It could have been a lot worse, but with so many people expressing their empathy, I thought I would take the time to blog the story of my library being flooded. I will blog later about the implications further down the track.
Yesterday in Melbourne (Thursday 26th November), a severe thunderstorm came through, causing widespread damage across Melbourne’s eastern suburbs. I had seen the warnings via Twitter and had warned library staff, but we didn’t expect the impact that we got.
At about 3pm, the sky went so dark that our carpark lights came on automatically. The area also went very still – trees stopped moving, as did many birds. At 3.05pm the wind started really moving and a few minutes later the rain came down. The best way I can describe it was cyclonic. I was watching from the staff room and it reminded a little of those TV reports you see live from cyclone affected areas.
Moments later, we heard the fuss out in the library and raced out to discover a waterfall running down from the roof, near the windows in our children’s area – along a length of about 20 metres. You can see the windows in the background of the picture here, this one taken at the time of recarpeting.
Fortunately, most of our children’s shelving is on wheels, so staff had quickly moved it out of harms way in just moments. However, rain was still pouring outside and still waterfalling inside. Every bucket and bin we could find was placed under the downpour, but it didn’t make much difference, the amount of water coming in was too great.
Fortunately, 10 minutes after the storm had begun – it stopped. The storm front moved on and we began the process of assessing the damage and clearing up as best we could. We dug around for equipment to help, finding a couple of mops, a stiff brush and a long armed window washer (which is great not only for windows, but only for squeezing water out of carpet tiles).
Calls were made to the Council and to our HQ for assistance and direction. Unfortunately, due to the state of other Council buildings in the area, there was not much assistance available from Council, so we got to work ourselves.
We were concerned about the state of our roof tiles, especially after hearing the news of roof collapses in the nearby shopping centre, Council offices and swimming pool. Ours held.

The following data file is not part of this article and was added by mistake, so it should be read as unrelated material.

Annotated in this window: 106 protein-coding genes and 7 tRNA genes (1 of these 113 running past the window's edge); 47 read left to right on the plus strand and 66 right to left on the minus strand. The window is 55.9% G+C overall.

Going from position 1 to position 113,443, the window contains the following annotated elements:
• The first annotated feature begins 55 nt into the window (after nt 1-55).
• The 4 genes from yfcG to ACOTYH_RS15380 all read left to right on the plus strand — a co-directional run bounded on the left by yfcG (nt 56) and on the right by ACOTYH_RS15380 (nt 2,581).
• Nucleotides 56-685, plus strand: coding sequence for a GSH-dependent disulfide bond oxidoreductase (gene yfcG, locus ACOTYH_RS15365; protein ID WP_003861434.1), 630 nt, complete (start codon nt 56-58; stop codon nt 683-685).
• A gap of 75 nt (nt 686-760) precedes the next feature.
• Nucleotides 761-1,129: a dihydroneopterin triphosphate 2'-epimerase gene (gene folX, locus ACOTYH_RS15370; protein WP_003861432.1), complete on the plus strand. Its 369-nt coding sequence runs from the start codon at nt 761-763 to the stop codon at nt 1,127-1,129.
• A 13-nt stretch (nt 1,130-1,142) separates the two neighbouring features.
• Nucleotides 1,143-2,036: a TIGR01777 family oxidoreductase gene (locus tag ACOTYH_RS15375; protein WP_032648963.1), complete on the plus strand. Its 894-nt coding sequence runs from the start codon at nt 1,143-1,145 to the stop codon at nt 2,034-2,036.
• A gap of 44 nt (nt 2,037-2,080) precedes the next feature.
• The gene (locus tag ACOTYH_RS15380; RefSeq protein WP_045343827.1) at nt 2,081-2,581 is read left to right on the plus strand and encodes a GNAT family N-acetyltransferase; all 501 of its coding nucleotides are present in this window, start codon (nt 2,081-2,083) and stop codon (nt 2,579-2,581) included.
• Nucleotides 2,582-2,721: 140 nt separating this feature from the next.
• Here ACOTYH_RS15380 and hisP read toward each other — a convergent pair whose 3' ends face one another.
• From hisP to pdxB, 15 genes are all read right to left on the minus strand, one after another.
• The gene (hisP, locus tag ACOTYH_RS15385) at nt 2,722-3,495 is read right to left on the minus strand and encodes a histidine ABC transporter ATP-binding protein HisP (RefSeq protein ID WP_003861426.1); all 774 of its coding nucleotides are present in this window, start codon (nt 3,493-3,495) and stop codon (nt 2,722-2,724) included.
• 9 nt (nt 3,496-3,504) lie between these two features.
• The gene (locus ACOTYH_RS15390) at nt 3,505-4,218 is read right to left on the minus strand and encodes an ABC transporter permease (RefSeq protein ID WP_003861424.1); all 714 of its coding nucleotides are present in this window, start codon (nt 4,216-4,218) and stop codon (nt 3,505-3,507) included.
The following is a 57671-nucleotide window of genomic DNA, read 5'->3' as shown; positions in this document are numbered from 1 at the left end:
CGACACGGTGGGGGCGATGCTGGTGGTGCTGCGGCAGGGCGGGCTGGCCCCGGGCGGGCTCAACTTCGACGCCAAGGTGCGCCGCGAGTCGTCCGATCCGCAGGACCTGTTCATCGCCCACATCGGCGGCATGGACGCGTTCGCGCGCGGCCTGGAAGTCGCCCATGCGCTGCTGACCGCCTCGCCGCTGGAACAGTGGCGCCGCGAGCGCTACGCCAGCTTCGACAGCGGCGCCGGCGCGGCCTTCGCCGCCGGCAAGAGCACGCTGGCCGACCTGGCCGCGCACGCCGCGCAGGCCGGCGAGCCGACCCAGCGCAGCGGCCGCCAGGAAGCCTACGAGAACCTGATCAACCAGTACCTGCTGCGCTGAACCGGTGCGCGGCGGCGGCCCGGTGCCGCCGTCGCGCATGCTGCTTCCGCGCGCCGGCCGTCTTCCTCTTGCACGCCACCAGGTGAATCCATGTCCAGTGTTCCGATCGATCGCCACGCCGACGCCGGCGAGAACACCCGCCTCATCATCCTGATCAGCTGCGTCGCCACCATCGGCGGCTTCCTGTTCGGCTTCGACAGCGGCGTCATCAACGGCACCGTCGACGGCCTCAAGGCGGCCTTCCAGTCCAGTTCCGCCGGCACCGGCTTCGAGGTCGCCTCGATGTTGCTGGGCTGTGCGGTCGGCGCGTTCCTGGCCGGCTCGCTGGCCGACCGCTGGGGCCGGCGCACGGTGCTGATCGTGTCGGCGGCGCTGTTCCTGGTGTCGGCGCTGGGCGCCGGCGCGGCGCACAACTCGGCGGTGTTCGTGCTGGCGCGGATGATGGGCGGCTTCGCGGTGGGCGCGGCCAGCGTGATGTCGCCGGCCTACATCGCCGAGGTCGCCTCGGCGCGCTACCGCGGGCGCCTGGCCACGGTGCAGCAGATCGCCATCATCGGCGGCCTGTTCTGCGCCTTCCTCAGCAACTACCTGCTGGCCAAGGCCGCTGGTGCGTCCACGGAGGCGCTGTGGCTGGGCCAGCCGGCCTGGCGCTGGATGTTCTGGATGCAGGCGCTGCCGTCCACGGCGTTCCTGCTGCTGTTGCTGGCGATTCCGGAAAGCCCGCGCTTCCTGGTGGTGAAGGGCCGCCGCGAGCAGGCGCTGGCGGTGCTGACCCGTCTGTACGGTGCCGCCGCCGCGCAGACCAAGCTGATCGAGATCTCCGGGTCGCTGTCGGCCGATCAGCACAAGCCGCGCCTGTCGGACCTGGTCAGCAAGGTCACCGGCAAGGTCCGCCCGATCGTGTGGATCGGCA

The clean up involved sopping up the extra water, which had spread close to our front desk, with the mops and using the brush and squeegee to push as much of it out the emergency exit as possible. Once there was no longer a flood on top of the carpet tiles, the next job was to try and squeeze the excess water out of the sopping ones. Fortunately, as we had only been recarpeted a year ago, the tiles were still relatively clean. Still it meant, shoes off and pants rolled up – not the usual library staff look.
In the meantime, other staff were checking for other leaks (none fortunately) and removing stock which had been affected by the downfall. Much of it just needed a quick wipe down, but even with the speedy response by staff, there was some stock damaged (I’d estimate up to 100 titles), so they took them out the staff area to remove the excess water and set them up to dry, in the hope of saving at least some of them.
The library did not close at any time during this whole affair and we were able to provide access to at least part of the childrens collections during that time.
After all that, a reassessment of the flooded area and some more judicious shelf rearranging, staff were able to reopen access to all of the children’s collections, whilst leaving the flooded areas and a good safety margin, roped off to all access.
When I left work at 6pm, the cleaners had arrived, with equipment to sop up even more water, before putting the blowers to work on drying out the tiles.
We were very lucky. Even though it was a short storm, because of the leak’s location and the quick action of staff, major damage was averted.
Will report more on the aftermath next week, when I know more about what we’ve lost in terms of collections and the condition of the roof.